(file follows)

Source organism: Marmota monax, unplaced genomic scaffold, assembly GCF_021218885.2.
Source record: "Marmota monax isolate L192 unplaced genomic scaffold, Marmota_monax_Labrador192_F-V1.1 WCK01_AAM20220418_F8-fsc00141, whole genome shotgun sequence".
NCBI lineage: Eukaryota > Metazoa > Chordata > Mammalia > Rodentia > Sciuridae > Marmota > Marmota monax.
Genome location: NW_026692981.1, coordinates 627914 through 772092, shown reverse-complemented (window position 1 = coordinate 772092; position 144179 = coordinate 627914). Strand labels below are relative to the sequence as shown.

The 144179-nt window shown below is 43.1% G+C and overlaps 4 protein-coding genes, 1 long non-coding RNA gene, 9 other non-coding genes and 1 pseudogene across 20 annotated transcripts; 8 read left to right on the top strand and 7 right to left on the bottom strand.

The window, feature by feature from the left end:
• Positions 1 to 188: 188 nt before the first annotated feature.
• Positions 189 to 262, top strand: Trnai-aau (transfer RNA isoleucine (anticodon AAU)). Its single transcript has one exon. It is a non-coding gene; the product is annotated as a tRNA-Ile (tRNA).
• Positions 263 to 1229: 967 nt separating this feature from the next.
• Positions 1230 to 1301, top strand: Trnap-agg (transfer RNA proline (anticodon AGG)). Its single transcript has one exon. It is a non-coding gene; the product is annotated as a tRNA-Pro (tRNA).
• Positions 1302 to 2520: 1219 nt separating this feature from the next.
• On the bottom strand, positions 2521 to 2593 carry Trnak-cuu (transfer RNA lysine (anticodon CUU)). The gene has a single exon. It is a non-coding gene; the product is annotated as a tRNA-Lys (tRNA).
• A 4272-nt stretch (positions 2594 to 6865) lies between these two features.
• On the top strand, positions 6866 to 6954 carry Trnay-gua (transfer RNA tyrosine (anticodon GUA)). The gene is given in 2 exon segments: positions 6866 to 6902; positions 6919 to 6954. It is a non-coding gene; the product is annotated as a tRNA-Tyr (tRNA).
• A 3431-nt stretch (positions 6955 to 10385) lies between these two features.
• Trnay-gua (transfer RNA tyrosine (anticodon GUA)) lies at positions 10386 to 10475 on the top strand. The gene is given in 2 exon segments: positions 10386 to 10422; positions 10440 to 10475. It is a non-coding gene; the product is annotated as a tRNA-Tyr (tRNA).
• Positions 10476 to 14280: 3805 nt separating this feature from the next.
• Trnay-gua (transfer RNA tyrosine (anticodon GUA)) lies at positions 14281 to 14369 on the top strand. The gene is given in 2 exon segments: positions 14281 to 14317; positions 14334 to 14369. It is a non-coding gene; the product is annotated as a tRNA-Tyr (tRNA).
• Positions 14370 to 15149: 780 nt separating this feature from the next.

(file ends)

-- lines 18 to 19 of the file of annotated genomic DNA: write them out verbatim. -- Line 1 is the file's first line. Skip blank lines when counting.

• Trnay-gua (transfer RNA tyrosine (anticodon GUA)) lies at positions 14281 to 14369 on the top strand. The gene is given in 2 exon segments: positions 14281 to 14317; positions 14334 to 14369. It is a non-coding gene; the product is annotated as a tRNA-Tyr (tRNA).
• Positions 14370 to 15149: 780 nt separating this feature from the next.